Monday, January 22, 2018

BOOK REVIEW: The Dalai Camel by C.E. Rachlin

NOTE: This book has not yet been released. I was given a free Advance Reading Copy by MindBuck Media in exchange for an honest review. This book will be released on February 8, 2018. If you would like to send me an ARC, please see this page.

TITLE: The Dalai Camel: A Bizarre Tale of UnBEARable Bliss and Bewilderment

AUTHOR: C.E. Rachlin

GENRE: humor

PLOT SUMMARY: Born to a literal camel, the Dalai Camel (or, DC, for short) is a 500-year-old, 100% enlightened spiritual leader. Of course, being the Dalai anything isn't easy, and it was an uphill climb to get to where he is today. In order to share his wisdom with the world, he is now composing his autobiography (with a bit of help from a hopelessly inept typist). In a series of vignettes, follow the DC through his very odd life, as he treads on the twisted path to enlightenment.

FIRST THOUGHTS: ...Okay. So. The publishers of this book reached out to me, and asked me to review it. It was pretty much an instant "yes" from me, since I was so jazzed to be asked. (Still am, by the way. Means a lot.) I'd never heard of the book before, so I really had no clue what to expect. Now that I'm finished, I'm left with a sense of, "What the hell did I just read?" This is an extremely strange book, and while I'm glad I gave it a go, I'm not sure I'd recommend it to anyone else. It's far from the worst book ever, and I can see why other people might like it, but it was really not for me. More on why below.

THOUGHTS ON PLOT: The summary of the book that I found online told me that this book would be... odd. But I really was not prepared. And don't get me wrong: odd can be good. Odd can be great! But my personal brand of weirdness is clearly very different from this author's, and the plot of the DC's life story really didn't hook me enough to make up for it. If I hadn't gotten this as an ARC, I probably wouldn't have finished. Luckily, this was a pretty quick read. (Though that's probably helped by the fact that I work a job where I sit at a desk and do nothing for 20 hours a week, so I had plenty of time to knock out a few chapters each day.) It may have something to do with the fact that this was told in a series of vignettes, and I'm not much into those in general, at least not in prose. I like it in theater, but that's a completely different medium.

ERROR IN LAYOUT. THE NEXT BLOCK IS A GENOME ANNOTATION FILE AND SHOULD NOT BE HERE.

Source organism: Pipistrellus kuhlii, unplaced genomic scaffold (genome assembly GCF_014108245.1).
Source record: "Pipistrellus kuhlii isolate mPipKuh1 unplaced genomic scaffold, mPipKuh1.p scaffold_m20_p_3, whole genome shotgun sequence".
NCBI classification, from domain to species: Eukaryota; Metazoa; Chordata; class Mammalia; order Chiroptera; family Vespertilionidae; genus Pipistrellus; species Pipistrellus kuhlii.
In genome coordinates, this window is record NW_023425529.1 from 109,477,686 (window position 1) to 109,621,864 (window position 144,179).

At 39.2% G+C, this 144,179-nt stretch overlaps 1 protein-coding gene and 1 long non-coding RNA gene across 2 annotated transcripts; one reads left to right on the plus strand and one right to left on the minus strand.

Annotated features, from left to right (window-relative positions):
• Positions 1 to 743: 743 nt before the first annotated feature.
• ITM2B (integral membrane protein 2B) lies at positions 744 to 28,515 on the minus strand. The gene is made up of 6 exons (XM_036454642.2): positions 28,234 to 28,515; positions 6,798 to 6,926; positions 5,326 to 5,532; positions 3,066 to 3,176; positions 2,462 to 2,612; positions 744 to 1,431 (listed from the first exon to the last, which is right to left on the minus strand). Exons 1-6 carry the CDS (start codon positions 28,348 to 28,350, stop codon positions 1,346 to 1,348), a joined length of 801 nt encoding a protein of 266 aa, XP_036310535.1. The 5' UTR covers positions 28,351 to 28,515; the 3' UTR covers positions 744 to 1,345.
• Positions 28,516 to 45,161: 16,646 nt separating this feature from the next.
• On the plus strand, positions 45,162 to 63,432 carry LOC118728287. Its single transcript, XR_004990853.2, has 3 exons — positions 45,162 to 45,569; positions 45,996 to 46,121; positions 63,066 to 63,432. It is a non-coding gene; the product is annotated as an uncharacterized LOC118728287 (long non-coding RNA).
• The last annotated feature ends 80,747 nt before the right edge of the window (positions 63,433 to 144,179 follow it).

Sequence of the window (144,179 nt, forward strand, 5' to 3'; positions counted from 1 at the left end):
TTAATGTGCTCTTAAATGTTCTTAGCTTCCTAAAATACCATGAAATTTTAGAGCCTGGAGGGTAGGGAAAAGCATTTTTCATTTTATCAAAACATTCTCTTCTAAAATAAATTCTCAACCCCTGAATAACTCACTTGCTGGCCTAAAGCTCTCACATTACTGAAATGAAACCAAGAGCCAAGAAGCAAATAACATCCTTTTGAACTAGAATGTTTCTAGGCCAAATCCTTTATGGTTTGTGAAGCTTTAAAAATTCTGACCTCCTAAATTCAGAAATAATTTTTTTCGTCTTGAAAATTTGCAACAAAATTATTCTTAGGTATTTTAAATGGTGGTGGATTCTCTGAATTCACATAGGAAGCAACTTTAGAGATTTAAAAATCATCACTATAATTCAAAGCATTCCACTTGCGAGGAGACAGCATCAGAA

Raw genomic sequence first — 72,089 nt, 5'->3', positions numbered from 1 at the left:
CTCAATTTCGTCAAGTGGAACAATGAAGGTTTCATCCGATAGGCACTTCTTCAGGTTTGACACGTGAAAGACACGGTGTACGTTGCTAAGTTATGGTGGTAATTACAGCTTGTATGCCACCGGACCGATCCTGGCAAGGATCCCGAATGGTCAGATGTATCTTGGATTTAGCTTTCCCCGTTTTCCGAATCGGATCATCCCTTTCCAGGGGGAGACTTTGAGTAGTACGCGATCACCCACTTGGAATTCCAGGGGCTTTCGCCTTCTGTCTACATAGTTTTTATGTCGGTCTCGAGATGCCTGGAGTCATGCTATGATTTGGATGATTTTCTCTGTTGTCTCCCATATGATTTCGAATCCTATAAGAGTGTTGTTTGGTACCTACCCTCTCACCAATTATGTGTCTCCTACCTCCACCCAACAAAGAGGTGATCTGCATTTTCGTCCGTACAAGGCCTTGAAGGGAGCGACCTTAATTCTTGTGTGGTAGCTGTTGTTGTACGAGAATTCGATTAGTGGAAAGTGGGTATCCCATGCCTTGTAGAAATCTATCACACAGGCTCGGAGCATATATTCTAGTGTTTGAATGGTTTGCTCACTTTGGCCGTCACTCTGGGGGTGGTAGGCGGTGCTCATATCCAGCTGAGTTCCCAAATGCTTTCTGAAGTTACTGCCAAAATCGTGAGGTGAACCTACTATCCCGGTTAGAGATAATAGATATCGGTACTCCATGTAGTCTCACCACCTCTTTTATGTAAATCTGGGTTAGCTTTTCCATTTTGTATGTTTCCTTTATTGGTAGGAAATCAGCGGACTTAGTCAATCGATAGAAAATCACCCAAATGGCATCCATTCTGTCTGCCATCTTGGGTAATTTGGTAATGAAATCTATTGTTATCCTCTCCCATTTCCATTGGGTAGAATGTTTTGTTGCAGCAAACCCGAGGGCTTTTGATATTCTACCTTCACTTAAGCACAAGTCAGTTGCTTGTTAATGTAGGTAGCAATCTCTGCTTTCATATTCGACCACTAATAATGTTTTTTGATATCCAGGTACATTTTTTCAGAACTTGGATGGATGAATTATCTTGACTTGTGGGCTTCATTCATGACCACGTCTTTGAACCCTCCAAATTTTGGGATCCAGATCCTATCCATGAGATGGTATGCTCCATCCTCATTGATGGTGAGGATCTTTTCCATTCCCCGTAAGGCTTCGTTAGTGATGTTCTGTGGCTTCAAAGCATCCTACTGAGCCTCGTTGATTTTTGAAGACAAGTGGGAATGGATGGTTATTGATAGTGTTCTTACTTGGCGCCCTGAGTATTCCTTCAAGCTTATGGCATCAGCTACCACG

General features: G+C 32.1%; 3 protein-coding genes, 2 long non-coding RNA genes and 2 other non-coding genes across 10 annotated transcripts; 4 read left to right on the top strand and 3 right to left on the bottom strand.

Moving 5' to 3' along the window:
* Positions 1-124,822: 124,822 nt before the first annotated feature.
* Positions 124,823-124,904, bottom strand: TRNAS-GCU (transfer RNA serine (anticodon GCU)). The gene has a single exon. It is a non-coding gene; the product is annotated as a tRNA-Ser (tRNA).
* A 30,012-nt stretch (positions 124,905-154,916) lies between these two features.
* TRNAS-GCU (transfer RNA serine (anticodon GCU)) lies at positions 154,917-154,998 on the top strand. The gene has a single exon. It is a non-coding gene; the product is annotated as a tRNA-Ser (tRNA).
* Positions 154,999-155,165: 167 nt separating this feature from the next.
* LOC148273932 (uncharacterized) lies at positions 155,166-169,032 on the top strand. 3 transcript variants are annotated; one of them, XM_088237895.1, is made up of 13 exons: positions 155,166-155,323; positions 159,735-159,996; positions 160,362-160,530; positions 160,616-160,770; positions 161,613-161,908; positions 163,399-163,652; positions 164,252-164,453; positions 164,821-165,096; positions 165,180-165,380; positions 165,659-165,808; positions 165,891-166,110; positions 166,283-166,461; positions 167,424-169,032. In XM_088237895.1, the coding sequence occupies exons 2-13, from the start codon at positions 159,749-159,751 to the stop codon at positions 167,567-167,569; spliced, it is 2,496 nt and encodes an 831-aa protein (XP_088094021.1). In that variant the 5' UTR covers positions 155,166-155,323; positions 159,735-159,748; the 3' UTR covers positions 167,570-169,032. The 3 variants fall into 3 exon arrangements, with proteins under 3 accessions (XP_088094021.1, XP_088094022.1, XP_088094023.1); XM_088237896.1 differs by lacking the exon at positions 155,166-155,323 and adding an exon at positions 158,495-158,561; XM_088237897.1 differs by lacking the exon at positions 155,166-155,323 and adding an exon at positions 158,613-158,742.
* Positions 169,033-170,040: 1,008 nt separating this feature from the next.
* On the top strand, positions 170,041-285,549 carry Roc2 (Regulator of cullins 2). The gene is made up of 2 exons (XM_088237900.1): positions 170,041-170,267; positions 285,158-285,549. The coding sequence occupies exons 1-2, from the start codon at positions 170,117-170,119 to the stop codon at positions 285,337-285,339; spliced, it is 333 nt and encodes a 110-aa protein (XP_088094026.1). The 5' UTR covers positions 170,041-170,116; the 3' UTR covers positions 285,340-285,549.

2 / 10

THOUGHTS ON CHARACTERS: The Dalai Camel himself was a pretty good lead character. Which is good, since this book is literally the story of his life. He's goofy, but still pretty likable, and he helped me stick with the story. However, the supporting characters left something to be desired. (Case in point: I just finished the book and I can remember maybe... two of their names?) I think one pitfall of a story that covers such a long period of time, and is told in a series of scenes rather than an overarching plot, is that it's hard to develop a lot of characters really well. So while we had a good enough lead, the rest of the cast fell flat, at least for me.

4 / 10

THOUGHTS ON WRITING STYLE: Probably the biggest disappointment of this book was how underutilized the framing device was. The idea is that we're reading the DC's autobiography, as dictated to the author. I think the author could've done a lot more with this concept -- maybe had some back-and-forth between dictator and typist, thrown in some footnotes and sidebars? It did that a little, but I think the humor could've been played up a lot more. There were a couple lines that made me chuckle, but overall, the narration and writing was rather lacking.

3 / 10

THOUGHTS ON POLITICAL STUFF: Nothing worthy of note here. There was nothing particularly offensive or progressive about this book. I will note that I know next to nothing about Buddhism, the religion this book pokes fun at, so maybe I'd feel differently if I did. I also don't know if the author is a Buddhist, or what, if any, relationship he has with the religion. (To be fair, I don't think this book was mean-spirited in its jokes about Buddhism, and it really made fun of absolutely everyone. This was a point in its favor. Religious humor really only works if everyone's fair game.)

5 / 10

FINAL THOUGHTS: If I had to sum up this book in ten words or less, I'd say, "Weird, but not in a good way." I tend to like quirky, eccentric stories, but this didn't work for me for so many reasons. If you like kind of bizarre humor and are in the mood for something different, maybe give this a go, but overall, this was really not my cup of tea. Now... onto other things!



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